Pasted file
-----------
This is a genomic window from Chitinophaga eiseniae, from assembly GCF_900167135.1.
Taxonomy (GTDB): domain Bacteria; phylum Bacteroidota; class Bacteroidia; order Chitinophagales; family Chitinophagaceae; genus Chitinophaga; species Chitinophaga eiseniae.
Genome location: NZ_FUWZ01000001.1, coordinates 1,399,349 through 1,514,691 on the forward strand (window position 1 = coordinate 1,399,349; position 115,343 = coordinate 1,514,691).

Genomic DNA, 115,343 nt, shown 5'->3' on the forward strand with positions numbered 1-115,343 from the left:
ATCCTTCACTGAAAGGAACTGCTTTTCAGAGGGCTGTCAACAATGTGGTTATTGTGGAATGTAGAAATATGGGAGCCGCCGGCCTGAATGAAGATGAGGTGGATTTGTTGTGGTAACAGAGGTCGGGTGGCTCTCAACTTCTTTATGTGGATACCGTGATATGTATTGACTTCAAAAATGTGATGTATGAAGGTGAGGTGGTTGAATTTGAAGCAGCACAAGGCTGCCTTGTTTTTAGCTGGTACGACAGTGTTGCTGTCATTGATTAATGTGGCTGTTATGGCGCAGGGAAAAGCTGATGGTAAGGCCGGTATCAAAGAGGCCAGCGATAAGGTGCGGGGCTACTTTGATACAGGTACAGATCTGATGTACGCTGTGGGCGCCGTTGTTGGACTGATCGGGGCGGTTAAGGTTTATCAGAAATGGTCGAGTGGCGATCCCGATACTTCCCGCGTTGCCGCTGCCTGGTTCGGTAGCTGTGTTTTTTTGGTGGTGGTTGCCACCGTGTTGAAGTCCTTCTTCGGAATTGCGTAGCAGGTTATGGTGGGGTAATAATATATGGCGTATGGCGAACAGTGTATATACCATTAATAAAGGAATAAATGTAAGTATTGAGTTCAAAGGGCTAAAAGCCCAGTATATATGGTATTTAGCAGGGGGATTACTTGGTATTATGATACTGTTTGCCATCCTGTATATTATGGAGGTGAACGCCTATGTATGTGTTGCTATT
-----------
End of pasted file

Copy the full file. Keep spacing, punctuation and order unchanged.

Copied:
This is a genomic window from Chitinophaga eiseniae, from assembly GCF_900167135.1.
Taxonomy (GTDB): domain Bacteria; phylum Bacteroidota; class Bacteroidia; order Chitinophagales; family Chitinophagaceae; genus Chitinophaga; species Chitinophaga eiseniae.
Genome location: NZ_FUWZ01000001.1, coordinates 1,399,349 through 1,514,691 on the forward strand (window position 1 = coordinate 1,399,349; position 115,343 = coordinate 1,514,691).

Genomic DNA, 115,343 nt, shown 5'->3' on the forward strand with positions numbered 1-115,343 from the left:
ATCCTTCACTGAAAGGAACTGCTTTTCAGAGGGCTGTCAACAATGTGGTTATTGTGGAATGTAGAAATATGGGAGCCGCCGGCCTGAATGAAGATGAGGTGGATTTGTTGTGGTAACAGAGGTCGGGTGGCTCTCAACTTCTTTATGTGGATACCGTGATATGTATTGACTTCAAAAATGTGATGTATGAAGGTGAGGTGGTTGAATTTGAAGCAGCACAAGGCTGCCTTGTTTTTAGCTGGTACGACAGTGTTGCTGTCATTGATTAATGTGGCTGTTATGGCGCAGGGAAAAGCTGATGGTAAGGCCGGTATCAAAGAGGCCAGCGATAAGGTGCGGGGCTACTTTGATACAGGTACAGATCTGATGTACGCTGTGGGCGCCGTTGTTGGACTGATCGGGGCGGTTAAGGTTTATCAGAAATGGTCGAGTGGCGATCCCGATACTTCCCGCGTTGCCGCTGCCTGGTTCGGTAGCTGTGTTTTTTTGGTGGTGGTTGCCACCGTGTTGAAGTCCTTCTTCGGAATTGCGTAGCAGGTTATGGTGGGGTAATAATATATGGCGTATGGCGAACAGTGTATATACCATTAATAAAGGAATAAATGTAAGTATTGAGTTCAAAGGGCTAAAAGCCCAGTATATATGGTATTTAGCAGGGGGATTACTTGGTATTATGATACTGTTTGCCATCCTGTATATTATGGAGGTGAACGCCTATGTATGTGTTGCTATT